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Henry M. Robert

Denis MATSUEV: “No one will lose in our contest”

New children’s music festival-contest appeared in Ukraine
14 November, 2013 - 11:11

The grand opening of the festival took place on November 12 at the National Opera of Ukraine. The organizers of the festival have entrusted the charming 10-year-old Shio Okui from Japan, winner of the International Competition for Pianists in Memory of Vladimir Horowitz, with an honorable mission. By the way, this new star, who impressed both the audience and professional musicians with her precocious virtuosity and the ability to get the feeling of a performed composition, lit up in Kyiv. Although this girl still can’t reach the pedals (a special stand for the piano had to be adjusted), the audience was extremely delighted with her performance (she played Concerto in D Major for Piano and Orchestra by Joseph Haydn).

The performance of Rachmaninoff’s Concerto for Piano and Orchestra No.3 in D minor, Op.30 by Denis Matsuev, People’s Artist of Russia, the artistic director and honorary chairman of the jury of the festival, accompanied by the Symphony Orchestra of the Ukraine’s National Philharmonic Society with the conductor Mykola Diadiura became a real master class for the contestants, who began their solo performances on November 11.

The competition brought together 15 young pianists (up to 13 years) from Australia, Canada, Georgia, Uzbekistan, Switzerland, Russia, and Ukraine. According to Matsuev, the selection was made after viewing video recordings. The jury made a list of candidates and then the organizing committee summarized the information and selected 15 contestants out of more than 100 applications. In the first round they will present solo programs in the Great Hall of the Opera Studio of the Pyotr Tchaikovsky National Music Academy and in the final they will perform with the accompaniment of the National Symphony Orchestra of Ukraine led by Volodymyr Sirenko. Upon the completion of three rounds, the jury will announce the top five pianists and laureates of 10 diplomas. Matsuev assured that no one will lose in their contest. He said: “All children are talented and our task is to give them a chance to open up their talent. We want to support the next wave of musicians who will come after us. Today’s contestants are members of our musical family. We will monitor their progress and will continue to support them in the future.”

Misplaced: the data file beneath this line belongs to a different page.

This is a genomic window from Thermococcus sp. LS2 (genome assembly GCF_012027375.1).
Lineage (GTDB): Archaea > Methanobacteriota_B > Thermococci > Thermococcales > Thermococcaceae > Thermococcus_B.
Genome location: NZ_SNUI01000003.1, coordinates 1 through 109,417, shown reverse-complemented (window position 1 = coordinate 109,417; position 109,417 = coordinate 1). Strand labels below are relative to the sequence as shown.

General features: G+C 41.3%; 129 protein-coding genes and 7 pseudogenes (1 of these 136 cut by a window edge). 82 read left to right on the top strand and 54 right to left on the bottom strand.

By the way, the festival-contest SBERBANK DEBUT is different from all the other contests in that there are no fees for participating in it for the young pianists, all the expenses have been covered by the organizers. Online broadcast of the festival allows everyone to see the music event in real time, as well as the concerts of the forum.

The program of the festival includes not only the contest for young musicians, but also roundtables, workshops held by outstanding musicians and music teachers, meetings, and concerts. On November 14 the members of the jury will demonstrate their music skills: Vadym Rudenko will perform Beethoven’s Concerto No. 3 and Matsuev will perform Rachmaninoff’s Rhapsody on a Theme of Paganini. The closing concert of the festival (on November 17) will feature the performances of the winners and the final accord of the music event will be the concert of Matsuev: he will perform Rhapsody in Blue for Piano and Orchestra by George Gershwin.

“I am sure that music fans will remember each of the contestants. Despite their young age, these are the pianists who are searching for their creative style. Together with their teachers they chose very serious compositions that require virtuosity for the contest audition. You know, if you just listen and do not look at the stage, it seems that it is not children playing out there, but professional musicians,” Denis MATSUEV told The Day.